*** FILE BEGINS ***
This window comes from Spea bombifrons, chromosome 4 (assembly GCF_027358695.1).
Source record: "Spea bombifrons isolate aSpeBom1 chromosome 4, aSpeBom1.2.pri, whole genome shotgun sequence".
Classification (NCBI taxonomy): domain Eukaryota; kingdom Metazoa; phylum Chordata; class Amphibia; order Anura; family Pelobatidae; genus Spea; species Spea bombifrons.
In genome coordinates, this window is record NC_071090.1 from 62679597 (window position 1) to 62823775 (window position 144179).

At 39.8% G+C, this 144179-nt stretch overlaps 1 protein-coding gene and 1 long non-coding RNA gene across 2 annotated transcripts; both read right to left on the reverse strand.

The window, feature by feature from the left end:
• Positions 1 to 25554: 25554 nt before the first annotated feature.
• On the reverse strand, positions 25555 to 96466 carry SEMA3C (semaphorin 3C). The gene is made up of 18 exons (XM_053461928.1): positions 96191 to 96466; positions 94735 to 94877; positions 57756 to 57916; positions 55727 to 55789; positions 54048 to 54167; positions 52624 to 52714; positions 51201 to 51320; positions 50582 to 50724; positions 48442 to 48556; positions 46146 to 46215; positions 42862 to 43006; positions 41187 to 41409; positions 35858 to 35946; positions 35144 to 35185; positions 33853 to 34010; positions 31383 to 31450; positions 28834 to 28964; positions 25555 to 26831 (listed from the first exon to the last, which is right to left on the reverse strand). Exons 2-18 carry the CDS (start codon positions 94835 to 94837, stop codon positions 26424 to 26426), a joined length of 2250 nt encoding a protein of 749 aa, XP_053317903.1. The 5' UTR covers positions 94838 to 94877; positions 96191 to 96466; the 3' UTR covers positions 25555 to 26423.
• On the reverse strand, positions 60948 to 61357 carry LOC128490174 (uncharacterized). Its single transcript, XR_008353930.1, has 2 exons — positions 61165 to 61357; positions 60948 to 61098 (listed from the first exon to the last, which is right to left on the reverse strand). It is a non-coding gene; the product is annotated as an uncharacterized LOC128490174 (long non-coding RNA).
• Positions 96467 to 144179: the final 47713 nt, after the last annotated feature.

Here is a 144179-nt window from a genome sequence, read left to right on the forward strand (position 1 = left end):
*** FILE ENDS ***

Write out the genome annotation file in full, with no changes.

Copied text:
This window comes from Spea bombifrons, chromosome 4 (assembly GCF_027358695.1).
Source record: "Spea bombifrons isolate aSpeBom1 chromosome 4, aSpeBom1.2.pri, whole genome shotgun sequence".
Classification (NCBI taxonomy): domain Eukaryota; kingdom Metazoa; phylum Chordata; class Amphibia; order Anura; family Pelobatidae; genus Spea; species Spea bombifrons.
In genome coordinates, this window is record NC_071090.1 from 62679597 (window position 1) to 62823775 (window position 144179).

At 39.8% G+C, this 144179-nt stretch overlaps 1 protein-coding gene and 1 long non-coding RNA gene across 2 annotated transcripts; both read right to left on the reverse strand.

The window, feature by feature from the left end:
• Positions 1 to 25554: 25554 nt before the first annotated feature.
• On the reverse strand, positions 25555 to 96466 carry SEMA3C (semaphorin 3C). The gene is made up of 18 exons (XM_053461928.1): positions 96191 to 96466; positions 94735 to 94877; positions 57756 to 57916; positions 55727 to 55789; positions 54048 to 54167; positions 52624 to 52714; positions 51201 to 51320; positions 50582 to 50724; positions 48442 to 48556; positions 46146 to 46215; positions 42862 to 43006; positions 41187 to 41409; positions 35858 to 35946; positions 35144 to 35185; positions 33853 to 34010; positions 31383 to 31450; positions 28834 to 28964; positions 25555 to 26831 (listed from the first exon to the last, which is right to left on the reverse strand). Exons 2-18 carry the CDS (start codon positions 94835 to 94837, stop codon positions 26424 to 26426), a joined length of 2250 nt encoding a protein of 749 aa, XP_053317903.1. The 5' UTR covers positions 94838 to 94877; positions 96191 to 96466; the 3' UTR covers positions 25555 to 26423.
• On the reverse strand, positions 60948 to 61357 carry LOC128490174 (uncharacterized). Its single transcript, XR_008353930.1, has 2 exons — positions 61165 to 61357; positions 60948 to 61098 (listed from the first exon to the last, which is right to left on the reverse strand). It is a non-coding gene; the product is annotated as an uncharacterized LOC128490174 (long non-coding RNA).
• Positions 96467 to 144179: the final 47713 nt, after the last annotated feature.

Here is a 144179-nt window from a genome sequence, read left to right on the forward strand (position 1 = left end):